Let’s assume for a moment that there is a direct relationship between audience delivery and advertising revenue potential. Based on this premise, it would be easy to predict social media is poised to capture an increasing share of future advertising spending. (See my November 2011 post, “Putting social media in perspective.”)

In April 2012, Facebook announced it had 901 million users and would likely break the billion-user mark before the end of 2012. Twitter reported in February 2012 it had more than 500 million users, albeit only 140 million were active.

With all this audience, is it safe to assume social media will capture a significant share of advertising revenue? A number of interrelated and double-edged factors suggest the answer is no, social media will never meet expectations.

Peter Cohan’s recent Forbes.com article, “Why Groupon Is Over and Facebook and Twitter Should Follow,” suggests social media is a “dopamine delivery system.” Dopamine is a brain chemical that makes people feel pleasure and plays a major role in the brain system that is responsible for reward-driven learning.

Cohan suggests that “a cavalcade of social media pings, including daily deal emails, Tweets, and texts,” is one of the reasons for social media’s popularity and audience growth. He also points out that dopamine, “like any drug,” takes even bigger doses to achieve the same pleasure. A Facebook post that generated 10 “likes” yesterday needs to deliver 20 “likes” today to generate the same pleasure. He suggests Facebook may not be “delivering enough additional dopamine, which may explain its slowing growth.”

At the same time this is happening, social media sites are aggressively searching for ways to monetise their audience delivery. Twitter announced last week it will allow advertisers to target ads to their users based on their interests. A Twitter user that follows a number of sports teams or athletes, for example, will receive sports-related advertising.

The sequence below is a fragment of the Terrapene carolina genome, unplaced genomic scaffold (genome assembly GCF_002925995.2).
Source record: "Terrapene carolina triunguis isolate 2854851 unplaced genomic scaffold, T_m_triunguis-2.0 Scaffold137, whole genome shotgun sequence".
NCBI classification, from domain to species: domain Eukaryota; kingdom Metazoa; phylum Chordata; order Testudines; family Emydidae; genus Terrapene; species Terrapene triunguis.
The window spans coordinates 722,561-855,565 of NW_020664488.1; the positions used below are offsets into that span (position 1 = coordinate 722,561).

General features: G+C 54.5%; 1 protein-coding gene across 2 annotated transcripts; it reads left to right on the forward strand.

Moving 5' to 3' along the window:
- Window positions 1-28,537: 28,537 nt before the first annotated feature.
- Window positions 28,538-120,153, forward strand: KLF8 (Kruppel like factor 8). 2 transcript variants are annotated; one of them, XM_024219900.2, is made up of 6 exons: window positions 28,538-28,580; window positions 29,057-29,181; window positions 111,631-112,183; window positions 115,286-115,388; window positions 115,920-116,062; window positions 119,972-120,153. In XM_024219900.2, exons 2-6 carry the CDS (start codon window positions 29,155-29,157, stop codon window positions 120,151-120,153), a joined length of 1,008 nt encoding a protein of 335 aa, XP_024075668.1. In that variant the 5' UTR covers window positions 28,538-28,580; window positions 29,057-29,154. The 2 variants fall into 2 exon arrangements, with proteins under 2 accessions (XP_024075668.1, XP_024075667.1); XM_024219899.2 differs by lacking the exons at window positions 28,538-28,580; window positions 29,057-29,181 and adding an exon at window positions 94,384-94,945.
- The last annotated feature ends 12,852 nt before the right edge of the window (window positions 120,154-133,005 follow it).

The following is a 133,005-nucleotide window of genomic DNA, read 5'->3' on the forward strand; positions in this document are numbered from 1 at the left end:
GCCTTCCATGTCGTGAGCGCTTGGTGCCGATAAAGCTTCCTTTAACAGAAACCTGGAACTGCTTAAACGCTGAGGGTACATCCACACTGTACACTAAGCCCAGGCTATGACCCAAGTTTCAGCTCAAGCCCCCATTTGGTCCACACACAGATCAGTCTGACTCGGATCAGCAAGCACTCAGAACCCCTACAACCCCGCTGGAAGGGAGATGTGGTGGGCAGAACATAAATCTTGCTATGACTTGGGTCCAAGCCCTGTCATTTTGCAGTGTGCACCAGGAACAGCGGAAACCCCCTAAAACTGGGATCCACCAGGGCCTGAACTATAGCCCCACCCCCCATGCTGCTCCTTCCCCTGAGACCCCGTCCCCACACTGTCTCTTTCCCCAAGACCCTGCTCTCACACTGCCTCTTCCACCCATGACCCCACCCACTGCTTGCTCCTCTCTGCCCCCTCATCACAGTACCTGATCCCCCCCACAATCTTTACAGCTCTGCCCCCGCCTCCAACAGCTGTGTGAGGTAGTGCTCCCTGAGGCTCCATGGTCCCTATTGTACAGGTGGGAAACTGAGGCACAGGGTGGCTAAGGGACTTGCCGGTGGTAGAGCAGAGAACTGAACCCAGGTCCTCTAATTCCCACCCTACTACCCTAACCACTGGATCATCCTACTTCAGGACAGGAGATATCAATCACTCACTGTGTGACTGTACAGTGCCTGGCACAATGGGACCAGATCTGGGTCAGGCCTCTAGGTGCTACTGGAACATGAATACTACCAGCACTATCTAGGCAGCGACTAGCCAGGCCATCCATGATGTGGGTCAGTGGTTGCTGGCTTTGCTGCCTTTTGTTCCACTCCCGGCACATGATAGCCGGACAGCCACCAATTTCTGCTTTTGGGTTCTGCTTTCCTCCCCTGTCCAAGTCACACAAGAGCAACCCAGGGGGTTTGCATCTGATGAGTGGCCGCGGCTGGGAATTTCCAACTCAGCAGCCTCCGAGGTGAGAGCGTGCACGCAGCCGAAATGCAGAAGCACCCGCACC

A large percentage of social media site users — all hopped-up on dopamine, no doubt — seem to be in denial about their relationship with their social media site. They fail to realise they are not the customer, they are the product.

As social media sites start introducing more ads targeting behaviour and/or interests, they likely will reduce the pleasure users derive from their social media experience. As more targeted ads appear, the creepier the social media experience will become for some, driving them to less intrusive (less advertising) social media sites.

Sometimes just the knowledge that a social media site is being commercialised can drive away audience. Take, for example, MySpace, which was purchased in 2005 by News Corp. for US$580 million and sold for 6 cents on the dollar in 2011 for US$35 million to an online advertising company based in Orange County, California. ComScore reported in June 2012 that MySpace audience has declined 13% to 29.3 million users over the past 11 months. As social media sites increase their efforts to monetise audience, there is no guarantee their audience will stick around for the ride.

When it comes to social media, the relationship between audience delivery and advertising revenue potential seem to be out of alignment. It is clear that marketing in a social media environment requires different cultures and practices. (See my February 2012 post, “Interactive marketing requires different culture and practices.”)

Several years ago, a friend likened social media marketing to being invited to a neighbourhood cocktail party and showing up with a table to display and sell your products. What seems to be clear is that social media faces an uphill battle when it comes to meeting advertiser and audience expectations.